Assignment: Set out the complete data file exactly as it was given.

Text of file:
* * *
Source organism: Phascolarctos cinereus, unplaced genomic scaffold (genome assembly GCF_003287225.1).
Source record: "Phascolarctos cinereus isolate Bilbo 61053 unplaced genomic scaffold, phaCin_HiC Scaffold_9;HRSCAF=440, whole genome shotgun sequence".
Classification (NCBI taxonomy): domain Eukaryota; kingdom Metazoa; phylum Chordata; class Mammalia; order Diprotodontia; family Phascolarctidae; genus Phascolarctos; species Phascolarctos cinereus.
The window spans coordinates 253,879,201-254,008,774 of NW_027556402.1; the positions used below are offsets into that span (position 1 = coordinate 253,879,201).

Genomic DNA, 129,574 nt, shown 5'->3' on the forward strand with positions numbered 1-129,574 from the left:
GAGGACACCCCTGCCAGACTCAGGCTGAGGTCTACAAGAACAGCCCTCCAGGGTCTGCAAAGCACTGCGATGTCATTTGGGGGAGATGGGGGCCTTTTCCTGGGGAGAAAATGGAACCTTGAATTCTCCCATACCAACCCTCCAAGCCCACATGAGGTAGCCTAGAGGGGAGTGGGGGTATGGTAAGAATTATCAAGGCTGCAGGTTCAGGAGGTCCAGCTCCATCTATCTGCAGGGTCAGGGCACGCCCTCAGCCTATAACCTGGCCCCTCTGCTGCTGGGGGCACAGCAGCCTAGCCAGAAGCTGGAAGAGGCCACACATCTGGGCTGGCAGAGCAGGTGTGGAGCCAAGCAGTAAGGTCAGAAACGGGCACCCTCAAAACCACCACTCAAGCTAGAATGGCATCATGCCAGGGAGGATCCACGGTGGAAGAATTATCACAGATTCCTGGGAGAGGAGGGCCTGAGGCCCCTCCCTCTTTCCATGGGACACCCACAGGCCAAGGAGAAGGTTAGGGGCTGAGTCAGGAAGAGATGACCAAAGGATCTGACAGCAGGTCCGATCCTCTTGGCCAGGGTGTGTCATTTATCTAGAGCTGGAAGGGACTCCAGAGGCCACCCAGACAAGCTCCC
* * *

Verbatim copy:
Source organism: Phascolarctos cinereus, unplaced genomic scaffold (genome assembly GCF_003287225.1).
Source record: "Phascolarctos cinereus isolate Bilbo 61053 unplaced genomic scaffold, phaCin_HiC Scaffold_9;HRSCAF=440, whole genome shotgun sequence".
Classification (NCBI taxonomy): domain Eukaryota; kingdom Metazoa; phylum Chordata; class Mammalia; order Diprotodontia; family Phascolarctidae; genus Phascolarctos; species Phascolarctos cinereus.
The window spans coordinates 253,879,201-254,008,774 of NW_027556402.1; the positions used below are offsets into that span (position 1 = coordinate 253,879,201).

Genomic DNA, 129,574 nt, shown 5'->3' on the forward strand with positions numbered 1-129,574 from the left:
GAGGACACCCCTGCCAGACTCAGGCTGAGGTCTACAAGAACAGCCCTCCAGGGTCTGCAAAGCACTGCGATGTCATTTGGGGGAGATGGGGGCCTTTTCCTGGGGAGAAAATGGAACCTTGAATTCTCCCATACCAACCCTCCAAGCCCACATGAGGTAGCCTAGAGGGGAGTGGGGGTATGGTAAGAATTATCAAGGCTGCAGGTTCAGGAGGTCCAGCTCCATCTATCTGCAGGGTCAGGGCACGCCCTCAGCCTATAACCTGGCCCCTCTGCTGCTGGGGGCACAGCAGCCTAGCCAGAAGCTGGAAGAGGCCACACATCTGGGCTGGCAGAGCAGGTGTGGAGCCAAGCAGTAAGGTCAGAAACGGGCACCCTCAAAACCACCACTCAAGCTAGAATGGCATCATGCCAGGGAGGATCCACGGTGGAAGAATTATCACAGATTCCTGGGAGAGGAGGGCCTGAGGCCCCTCCCTCTTTCCATGGGACACCCACAGGCCAAGGAGAAGGTTAGGGGCTGAGTCAGGAAGAGATGACCAAAGGATCTGACAGCAGGTCCGATCCTCTTGGCCAGGGTGTGTCATTTATCTAGAGCTGGAAGGGACTCCAGAGGCCACCCAGACAAGCTCCC